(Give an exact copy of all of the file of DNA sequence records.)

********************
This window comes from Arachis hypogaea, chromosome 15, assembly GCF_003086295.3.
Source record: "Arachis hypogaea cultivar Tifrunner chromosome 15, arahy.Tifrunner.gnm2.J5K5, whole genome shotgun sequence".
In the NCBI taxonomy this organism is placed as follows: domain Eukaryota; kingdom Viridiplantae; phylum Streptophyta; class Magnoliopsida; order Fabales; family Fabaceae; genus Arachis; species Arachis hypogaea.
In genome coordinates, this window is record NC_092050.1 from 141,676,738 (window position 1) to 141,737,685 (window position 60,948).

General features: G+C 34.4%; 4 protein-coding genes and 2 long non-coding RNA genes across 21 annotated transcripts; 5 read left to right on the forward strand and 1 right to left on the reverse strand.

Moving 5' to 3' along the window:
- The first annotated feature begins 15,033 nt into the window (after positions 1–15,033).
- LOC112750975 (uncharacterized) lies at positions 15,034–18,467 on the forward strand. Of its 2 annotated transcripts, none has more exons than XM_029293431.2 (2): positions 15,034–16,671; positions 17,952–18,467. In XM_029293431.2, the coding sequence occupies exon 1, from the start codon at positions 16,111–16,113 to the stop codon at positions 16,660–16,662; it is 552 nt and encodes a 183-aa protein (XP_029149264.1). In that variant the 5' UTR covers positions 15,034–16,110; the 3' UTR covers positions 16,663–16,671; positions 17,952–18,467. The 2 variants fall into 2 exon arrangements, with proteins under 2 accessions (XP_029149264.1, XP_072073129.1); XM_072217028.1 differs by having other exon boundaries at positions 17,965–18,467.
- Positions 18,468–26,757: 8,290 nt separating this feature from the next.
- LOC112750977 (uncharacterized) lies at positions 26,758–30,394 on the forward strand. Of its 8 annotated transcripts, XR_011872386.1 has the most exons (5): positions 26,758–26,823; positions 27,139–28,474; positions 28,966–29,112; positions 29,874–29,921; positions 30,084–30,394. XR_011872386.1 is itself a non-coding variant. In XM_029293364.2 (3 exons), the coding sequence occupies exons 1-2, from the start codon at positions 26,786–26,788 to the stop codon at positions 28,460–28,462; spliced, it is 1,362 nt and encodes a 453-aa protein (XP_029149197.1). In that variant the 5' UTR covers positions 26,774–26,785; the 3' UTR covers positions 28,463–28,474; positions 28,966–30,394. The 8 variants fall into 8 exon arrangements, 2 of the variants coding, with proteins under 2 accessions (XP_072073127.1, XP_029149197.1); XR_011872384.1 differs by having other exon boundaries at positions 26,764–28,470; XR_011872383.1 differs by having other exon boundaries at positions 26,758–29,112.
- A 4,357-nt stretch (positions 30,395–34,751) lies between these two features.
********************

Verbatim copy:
This window comes from Arachis hypogaea, chromosome 15, assembly GCF_003086295.3.
Source record: "Arachis hypogaea cultivar Tifrunner chromosome 15, arahy.Tifrunner.gnm2.J5K5, whole genome shotgun sequence".
In the NCBI taxonomy this organism is placed as follows: domain Eukaryota; kingdom Viridiplantae; phylum Streptophyta; class Magnoliopsida; order Fabales; family Fabaceae; genus Arachis; species Arachis hypogaea.
In genome coordinates, this window is record NC_092050.1 from 141,676,738 (window position 1) to 141,737,685 (window position 60,948).

General features: G+C 34.4%; 4 protein-coding genes and 2 long non-coding RNA genes across 21 annotated transcripts; 5 read left to right on the forward strand and 1 right to left on the reverse strand.

Moving 5' to 3' along the window:
- The first annotated feature begins 15,033 nt into the window (after positions 1–15,033).
- LOC112750975 (uncharacterized) lies at positions 15,034–18,467 on the forward strand. Of its 2 annotated transcripts, none has more exons than XM_029293431.2 (2): positions 15,034–16,671; positions 17,952–18,467. In XM_029293431.2, the coding sequence occupies exon 1, from the start codon at positions 16,111–16,113 to the stop codon at positions 16,660–16,662; it is 552 nt and encodes a 183-aa protein (XP_029149264.1). In that variant the 5' UTR covers positions 15,034–16,110; the 3' UTR covers positions 16,663–16,671; positions 17,952–18,467. The 2 variants fall into 2 exon arrangements, with proteins under 2 accessions (XP_029149264.1, XP_072073129.1); XM_072217028.1 differs by having other exon boundaries at positions 17,965–18,467.
- Positions 18,468–26,757: 8,290 nt separating this feature from the next.
- LOC112750977 (uncharacterized) lies at positions 26,758–30,394 on the forward strand. Of its 8 annotated transcripts, XR_011872386.1 has the most exons (5): positions 26,758–26,823; positions 27,139–28,474; positions 28,966–29,112; positions 29,874–29,921; positions 30,084–30,394. XR_011872386.1 is itself a non-coding variant. In XM_029293364.2 (3 exons), the coding sequence occupies exons 1-2, from the start codon at positions 26,786–26,788 to the stop codon at positions 28,460–28,462; spliced, it is 1,362 nt and encodes a 453-aa protein (XP_029149197.1). In that variant the 5' UTR covers positions 26,774–26,785; the 3' UTR covers positions 28,463–28,474; positions 28,966–30,394. The 8 variants fall into 8 exon arrangements, 2 of the variants coding, with proteins under 2 accessions (XP_072073127.1, XP_029149197.1); XR_011872384.1 differs by having other exon boundaries at positions 26,764–28,470; XR_011872383.1 differs by having other exon boundaries at positions 26,758–29,112.
- A 4,357-nt stretch (positions 30,395–34,751) lies between these two features.